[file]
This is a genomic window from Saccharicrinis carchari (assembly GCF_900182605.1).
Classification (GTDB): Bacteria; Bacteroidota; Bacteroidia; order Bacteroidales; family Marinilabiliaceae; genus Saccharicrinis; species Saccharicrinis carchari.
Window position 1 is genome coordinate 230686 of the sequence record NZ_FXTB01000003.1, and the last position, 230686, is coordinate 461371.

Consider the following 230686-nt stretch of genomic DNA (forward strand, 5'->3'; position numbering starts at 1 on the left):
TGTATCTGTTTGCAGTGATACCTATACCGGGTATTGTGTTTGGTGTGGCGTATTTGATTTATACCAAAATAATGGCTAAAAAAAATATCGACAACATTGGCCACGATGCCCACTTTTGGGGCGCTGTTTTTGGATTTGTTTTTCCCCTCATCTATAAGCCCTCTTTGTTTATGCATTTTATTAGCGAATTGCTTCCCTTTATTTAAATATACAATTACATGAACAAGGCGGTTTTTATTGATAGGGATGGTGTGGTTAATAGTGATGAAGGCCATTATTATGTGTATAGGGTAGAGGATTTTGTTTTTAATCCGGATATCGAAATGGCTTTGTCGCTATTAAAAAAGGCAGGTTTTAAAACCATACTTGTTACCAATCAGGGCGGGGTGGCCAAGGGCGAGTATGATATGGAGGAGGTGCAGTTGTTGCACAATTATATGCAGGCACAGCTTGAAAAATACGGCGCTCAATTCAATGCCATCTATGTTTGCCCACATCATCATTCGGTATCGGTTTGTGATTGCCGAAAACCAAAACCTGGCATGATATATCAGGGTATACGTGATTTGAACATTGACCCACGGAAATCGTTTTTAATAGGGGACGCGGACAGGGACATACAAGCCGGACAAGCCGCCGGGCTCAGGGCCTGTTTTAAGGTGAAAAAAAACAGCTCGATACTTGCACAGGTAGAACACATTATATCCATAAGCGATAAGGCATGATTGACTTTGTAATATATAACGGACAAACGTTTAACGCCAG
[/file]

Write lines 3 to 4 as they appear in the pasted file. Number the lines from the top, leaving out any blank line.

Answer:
Window position 1 is genome coordinate 230686 of the sequence record NZ_FXTB01000003.1, and the last position, 230686, is coordinate 461371.

Consider the following 230686-nt stretch of genomic DNA (forward strand, 5'->3'; position numbering starts at 1 on the left):